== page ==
In 1704 he married a niece of the tavern-keeper Procope, whose house in Paris was a meeting-place for artists and intellectuals. The following year Grimou was approved (agréé) by the Académie Royale de Peinture et de Sculpture. Although instructed by the Académie to paint as his morceaux de réception portraits of the sculptor Jean Raon (1630–1707) and the painter Antoine Coypel, he failed to present either picture and in 1709 the agrément was annulled. As a result he joined the Académie de St Luc.
Grimou was probably a pupil of François de Troy, from whom he learnt to use a palette of unusually warm colours and to work with uncomplicated pictorial formats (e.g. Woman with a Fan, 1711; see sale cat., Paris, Hôtel Drouot, 27 April 1983, no. 23). Certain audacities in his handling, however (e.g. Man Wearing a Cuirasse, 1728; Orléans, Musee Beaux-Arts), place him well into the 18th century. Grimou’s portraits, often intimiste works, comprise his known oeuvre; their significance for the development of early 18th-century French art has hitherto not been fully appreciated. Many of them are half-lengths, and they clearly provoked the fantasy portraits later sketched by Jean-Honoré Fragonard, who, moreover, painted pastiches of Grimou’s manner (e.g. Portrait of a Girl, London, Dulwich Picture Gallery). Grimou’s influence can also be discerned in the work of Charles Eisen, Joseph Ducreux and Jean-Baptiste Greuze. For this reason it can be said that by introducing into France northern formulae for improvised portraits, Grimou played a role not unlike that of Antoine Watteau, who was responsible for introducing the fête galante into French art. Grimou’s success was such that he often repeated the same types, the best known being the Young Male Pilgrim and Young Female Pilgrim (both 1725; Florence, Uffizi), which he conceived as pendants—a successful commercial formula of that period. He introduced relaxed poses, informal costume and a light-hearted symbolism based on music and wine. Examples include the Young Man Playing a Recorder (1716), which appears on the cover of Figaro illustré (1906), the Hurdy-Gurdy Player with a Boy Playing a Recorder (1727; see sale cat., Paris, Hôtel Drouot, 25 March 1985, no. 25), the Young Woman Playing a Hurdy-Gurdy (1728; see Art at Auction, vii, March 1985, p. 7) and the Happy Drinker (1729; Paris, Louvre). Grimou also painted many self-portraits on the same themes: Self-portrait as a Drinker (1724; Paris, Louvre), Self-portrait as Bacchus (1728; Dijon, Museum Magnin) and other personal likenesses that depended on the same symbolic references. Nevertheless he did not scorn to use more traditional formats from time to time, for example in his portrait of the Marquis de Sourches (1723; see Gabillot, p. 315), and occasionally he painted allegorical portraits, such as the Woman and Child (1727; Béziers, Musee Beaux-Arts).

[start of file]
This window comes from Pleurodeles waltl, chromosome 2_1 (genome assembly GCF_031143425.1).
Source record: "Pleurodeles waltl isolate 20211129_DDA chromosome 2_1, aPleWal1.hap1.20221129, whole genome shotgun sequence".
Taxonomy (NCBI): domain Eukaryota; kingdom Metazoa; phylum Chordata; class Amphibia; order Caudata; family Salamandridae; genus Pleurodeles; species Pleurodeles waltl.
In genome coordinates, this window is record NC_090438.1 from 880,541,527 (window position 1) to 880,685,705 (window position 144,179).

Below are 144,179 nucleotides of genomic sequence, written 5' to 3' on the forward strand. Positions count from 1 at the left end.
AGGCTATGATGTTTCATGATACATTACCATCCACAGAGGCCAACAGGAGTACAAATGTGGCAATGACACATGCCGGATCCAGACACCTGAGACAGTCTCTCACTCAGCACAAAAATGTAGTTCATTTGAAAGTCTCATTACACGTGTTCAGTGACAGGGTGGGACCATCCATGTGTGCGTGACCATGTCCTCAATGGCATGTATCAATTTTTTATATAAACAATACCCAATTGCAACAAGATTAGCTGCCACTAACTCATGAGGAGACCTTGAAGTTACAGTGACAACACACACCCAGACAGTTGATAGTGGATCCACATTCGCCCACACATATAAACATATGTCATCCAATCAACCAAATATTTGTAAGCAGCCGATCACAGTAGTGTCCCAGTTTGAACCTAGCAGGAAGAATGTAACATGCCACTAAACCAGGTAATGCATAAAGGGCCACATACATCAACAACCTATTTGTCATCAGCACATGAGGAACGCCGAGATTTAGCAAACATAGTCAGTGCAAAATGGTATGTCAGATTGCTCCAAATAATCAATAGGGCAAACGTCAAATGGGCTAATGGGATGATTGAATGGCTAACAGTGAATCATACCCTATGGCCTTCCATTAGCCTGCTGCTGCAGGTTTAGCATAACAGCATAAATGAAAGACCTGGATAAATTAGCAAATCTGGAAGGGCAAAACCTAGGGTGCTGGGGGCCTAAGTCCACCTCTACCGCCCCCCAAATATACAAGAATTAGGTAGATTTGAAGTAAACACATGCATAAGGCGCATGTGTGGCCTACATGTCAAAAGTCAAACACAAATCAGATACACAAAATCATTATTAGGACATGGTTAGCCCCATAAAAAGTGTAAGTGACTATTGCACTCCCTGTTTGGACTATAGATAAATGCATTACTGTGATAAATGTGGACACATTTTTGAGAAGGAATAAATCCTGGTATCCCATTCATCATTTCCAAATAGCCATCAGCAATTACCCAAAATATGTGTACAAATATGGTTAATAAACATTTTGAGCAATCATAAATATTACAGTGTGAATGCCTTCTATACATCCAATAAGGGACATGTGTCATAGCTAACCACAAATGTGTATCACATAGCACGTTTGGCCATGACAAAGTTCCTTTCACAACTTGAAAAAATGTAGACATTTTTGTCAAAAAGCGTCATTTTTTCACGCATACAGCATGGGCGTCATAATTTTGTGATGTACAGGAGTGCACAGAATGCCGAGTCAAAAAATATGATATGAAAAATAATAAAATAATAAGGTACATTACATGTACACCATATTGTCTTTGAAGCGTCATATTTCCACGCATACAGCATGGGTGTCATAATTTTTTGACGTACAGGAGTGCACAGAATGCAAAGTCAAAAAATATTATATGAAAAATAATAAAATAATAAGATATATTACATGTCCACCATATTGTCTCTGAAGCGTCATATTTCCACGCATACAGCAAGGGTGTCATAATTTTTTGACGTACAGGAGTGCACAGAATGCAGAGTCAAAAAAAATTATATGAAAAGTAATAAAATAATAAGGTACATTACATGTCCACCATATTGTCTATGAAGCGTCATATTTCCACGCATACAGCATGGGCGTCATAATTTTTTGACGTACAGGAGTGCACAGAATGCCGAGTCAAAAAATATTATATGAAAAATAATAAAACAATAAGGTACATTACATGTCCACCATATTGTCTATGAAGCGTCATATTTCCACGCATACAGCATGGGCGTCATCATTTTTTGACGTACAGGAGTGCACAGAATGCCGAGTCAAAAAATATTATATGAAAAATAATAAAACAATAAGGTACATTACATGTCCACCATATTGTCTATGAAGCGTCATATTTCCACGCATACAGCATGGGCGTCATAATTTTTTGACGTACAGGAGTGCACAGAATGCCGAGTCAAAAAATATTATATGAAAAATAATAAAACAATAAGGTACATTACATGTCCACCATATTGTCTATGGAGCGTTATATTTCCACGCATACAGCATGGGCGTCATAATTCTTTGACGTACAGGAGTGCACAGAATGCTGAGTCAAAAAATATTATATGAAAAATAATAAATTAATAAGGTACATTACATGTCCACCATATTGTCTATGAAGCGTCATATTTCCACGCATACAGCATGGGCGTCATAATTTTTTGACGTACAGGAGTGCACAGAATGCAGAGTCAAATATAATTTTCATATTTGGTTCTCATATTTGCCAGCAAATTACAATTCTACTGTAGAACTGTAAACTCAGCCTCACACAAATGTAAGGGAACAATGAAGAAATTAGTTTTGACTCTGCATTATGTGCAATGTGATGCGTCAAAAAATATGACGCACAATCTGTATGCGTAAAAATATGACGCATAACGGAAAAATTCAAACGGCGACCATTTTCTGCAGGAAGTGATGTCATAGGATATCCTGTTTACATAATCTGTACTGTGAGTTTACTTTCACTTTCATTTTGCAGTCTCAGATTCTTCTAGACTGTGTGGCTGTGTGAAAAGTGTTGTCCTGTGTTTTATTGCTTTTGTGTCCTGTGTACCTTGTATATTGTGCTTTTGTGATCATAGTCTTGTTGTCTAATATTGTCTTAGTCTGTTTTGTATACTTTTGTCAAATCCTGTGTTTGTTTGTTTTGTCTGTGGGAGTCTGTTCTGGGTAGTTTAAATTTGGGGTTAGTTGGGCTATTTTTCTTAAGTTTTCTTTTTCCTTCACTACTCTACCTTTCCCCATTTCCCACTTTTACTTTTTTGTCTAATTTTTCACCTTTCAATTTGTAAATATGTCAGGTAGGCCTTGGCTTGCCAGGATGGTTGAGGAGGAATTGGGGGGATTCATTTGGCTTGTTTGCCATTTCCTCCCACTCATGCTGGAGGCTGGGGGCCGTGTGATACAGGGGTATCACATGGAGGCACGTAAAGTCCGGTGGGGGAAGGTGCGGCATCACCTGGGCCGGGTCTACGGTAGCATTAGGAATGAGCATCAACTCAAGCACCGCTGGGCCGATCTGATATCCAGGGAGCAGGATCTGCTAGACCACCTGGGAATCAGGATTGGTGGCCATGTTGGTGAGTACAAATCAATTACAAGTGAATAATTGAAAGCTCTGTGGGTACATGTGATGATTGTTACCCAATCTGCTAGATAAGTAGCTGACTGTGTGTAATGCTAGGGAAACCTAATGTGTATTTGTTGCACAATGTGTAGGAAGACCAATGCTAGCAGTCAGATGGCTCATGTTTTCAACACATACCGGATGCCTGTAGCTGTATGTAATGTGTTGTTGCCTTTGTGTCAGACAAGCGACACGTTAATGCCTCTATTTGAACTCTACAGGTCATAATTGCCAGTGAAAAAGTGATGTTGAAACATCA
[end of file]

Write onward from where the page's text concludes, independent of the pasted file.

In terms of style as well as iconography, Grimou was influenced by Dutch 17th-century masters, notably Rembrandt van Rijn, almost to the point of pastiche, and because of this he was often confused with his contemporaries Jean-Baptiste Santerre and Jean Raoux. The many anecdotes concerning Grimou, though distortions of the truth, reveal how, from a very early stage, critics felt the need to discuss a type of painting that was hard to praise but the success of which forced it to be noticed.
Grimou is represented in the following collections: Hermitage, St Petersburg; Accademia Carrara, Bergamo, Italy; Musée des Augustins, Toulouse, amongst others.